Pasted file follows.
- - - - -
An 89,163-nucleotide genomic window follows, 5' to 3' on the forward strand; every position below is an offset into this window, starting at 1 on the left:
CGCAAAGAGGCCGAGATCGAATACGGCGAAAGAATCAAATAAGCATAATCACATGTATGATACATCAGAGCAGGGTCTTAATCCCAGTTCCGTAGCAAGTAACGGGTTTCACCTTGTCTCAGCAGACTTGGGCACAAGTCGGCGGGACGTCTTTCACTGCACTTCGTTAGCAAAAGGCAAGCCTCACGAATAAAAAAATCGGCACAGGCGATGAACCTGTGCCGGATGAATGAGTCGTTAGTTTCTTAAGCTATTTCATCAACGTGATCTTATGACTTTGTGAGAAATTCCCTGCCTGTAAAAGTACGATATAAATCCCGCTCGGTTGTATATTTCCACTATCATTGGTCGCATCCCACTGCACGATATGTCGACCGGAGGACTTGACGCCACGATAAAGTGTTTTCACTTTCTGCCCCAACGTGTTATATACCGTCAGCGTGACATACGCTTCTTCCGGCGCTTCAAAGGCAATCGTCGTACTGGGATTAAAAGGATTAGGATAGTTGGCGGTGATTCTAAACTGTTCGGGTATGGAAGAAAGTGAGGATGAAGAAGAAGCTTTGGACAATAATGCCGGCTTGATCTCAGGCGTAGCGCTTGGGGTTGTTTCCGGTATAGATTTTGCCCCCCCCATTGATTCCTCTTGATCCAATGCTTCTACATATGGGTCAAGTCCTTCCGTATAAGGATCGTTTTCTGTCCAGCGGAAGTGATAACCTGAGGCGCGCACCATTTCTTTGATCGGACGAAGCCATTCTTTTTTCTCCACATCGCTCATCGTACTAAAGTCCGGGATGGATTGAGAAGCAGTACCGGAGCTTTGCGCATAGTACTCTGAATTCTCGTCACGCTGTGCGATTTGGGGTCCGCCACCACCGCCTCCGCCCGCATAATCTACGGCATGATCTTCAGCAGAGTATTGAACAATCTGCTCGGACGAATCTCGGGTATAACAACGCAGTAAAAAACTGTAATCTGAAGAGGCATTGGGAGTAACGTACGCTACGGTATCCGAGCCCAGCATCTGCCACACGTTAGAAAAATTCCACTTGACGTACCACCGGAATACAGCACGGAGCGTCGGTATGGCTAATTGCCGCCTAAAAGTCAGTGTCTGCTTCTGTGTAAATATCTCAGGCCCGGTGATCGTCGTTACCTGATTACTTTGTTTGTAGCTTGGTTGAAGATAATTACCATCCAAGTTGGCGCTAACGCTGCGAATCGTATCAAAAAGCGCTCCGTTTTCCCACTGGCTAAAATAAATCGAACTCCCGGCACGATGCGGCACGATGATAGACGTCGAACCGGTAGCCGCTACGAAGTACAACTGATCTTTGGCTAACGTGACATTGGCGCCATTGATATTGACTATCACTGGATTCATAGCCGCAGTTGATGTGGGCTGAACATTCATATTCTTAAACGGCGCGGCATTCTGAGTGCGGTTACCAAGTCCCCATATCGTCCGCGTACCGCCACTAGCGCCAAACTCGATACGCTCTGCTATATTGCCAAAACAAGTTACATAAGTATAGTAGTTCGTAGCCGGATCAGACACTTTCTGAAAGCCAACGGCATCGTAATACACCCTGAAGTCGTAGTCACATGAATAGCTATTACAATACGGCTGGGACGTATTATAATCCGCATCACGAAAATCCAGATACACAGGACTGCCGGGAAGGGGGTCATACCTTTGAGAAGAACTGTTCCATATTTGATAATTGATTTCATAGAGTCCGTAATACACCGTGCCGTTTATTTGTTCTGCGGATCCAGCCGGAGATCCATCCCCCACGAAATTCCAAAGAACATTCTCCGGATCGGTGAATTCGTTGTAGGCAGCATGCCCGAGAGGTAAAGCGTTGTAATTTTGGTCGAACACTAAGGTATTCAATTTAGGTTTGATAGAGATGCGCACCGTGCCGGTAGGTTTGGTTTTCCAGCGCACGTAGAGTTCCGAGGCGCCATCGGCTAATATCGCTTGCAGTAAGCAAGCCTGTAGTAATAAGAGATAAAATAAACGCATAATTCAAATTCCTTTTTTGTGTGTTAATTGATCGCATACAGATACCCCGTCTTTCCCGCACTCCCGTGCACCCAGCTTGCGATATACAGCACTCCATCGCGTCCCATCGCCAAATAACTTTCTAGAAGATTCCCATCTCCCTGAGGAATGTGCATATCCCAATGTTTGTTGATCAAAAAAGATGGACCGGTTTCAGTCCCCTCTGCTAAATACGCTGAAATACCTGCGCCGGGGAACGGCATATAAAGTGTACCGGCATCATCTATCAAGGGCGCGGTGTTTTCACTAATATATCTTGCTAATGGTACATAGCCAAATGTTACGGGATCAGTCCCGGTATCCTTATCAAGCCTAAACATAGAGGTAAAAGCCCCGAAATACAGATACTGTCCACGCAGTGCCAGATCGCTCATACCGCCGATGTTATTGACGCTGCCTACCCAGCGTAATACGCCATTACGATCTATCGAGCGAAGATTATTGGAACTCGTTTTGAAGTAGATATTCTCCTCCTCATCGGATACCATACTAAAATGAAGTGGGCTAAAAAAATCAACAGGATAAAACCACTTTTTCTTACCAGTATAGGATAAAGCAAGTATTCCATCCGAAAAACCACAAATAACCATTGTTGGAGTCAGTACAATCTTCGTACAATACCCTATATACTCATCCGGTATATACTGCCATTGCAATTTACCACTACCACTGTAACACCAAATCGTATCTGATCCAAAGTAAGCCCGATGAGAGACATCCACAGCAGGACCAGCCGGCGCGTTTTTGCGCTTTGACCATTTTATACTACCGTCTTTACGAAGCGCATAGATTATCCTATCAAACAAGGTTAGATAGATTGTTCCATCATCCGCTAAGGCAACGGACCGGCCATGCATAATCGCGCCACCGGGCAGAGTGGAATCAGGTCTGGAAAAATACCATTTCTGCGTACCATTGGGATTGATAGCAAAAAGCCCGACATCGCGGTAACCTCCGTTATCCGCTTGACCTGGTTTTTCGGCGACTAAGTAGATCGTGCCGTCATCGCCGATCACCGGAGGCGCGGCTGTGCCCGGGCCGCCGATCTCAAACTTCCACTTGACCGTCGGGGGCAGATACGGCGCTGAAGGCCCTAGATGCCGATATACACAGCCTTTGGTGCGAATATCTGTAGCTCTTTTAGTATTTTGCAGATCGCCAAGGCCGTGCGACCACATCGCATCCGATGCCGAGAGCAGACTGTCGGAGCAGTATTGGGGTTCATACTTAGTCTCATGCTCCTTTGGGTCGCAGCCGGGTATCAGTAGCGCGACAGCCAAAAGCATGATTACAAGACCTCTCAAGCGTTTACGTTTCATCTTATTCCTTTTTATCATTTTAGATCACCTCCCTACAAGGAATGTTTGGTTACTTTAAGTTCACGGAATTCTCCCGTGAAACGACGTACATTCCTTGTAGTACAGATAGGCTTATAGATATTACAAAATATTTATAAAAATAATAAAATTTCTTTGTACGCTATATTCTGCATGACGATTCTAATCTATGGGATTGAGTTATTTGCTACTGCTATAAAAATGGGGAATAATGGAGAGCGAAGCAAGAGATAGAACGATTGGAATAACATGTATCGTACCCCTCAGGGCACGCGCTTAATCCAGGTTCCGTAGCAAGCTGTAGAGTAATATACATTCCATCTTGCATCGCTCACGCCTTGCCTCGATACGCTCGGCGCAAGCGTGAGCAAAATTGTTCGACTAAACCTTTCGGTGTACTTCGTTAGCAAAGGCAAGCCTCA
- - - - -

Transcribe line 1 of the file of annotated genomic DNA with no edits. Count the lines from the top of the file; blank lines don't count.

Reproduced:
An 89,163-nucleotide genomic window follows, 5' to 3' on the forward strand; every position below is an offset into this window, starting at 1 on the left: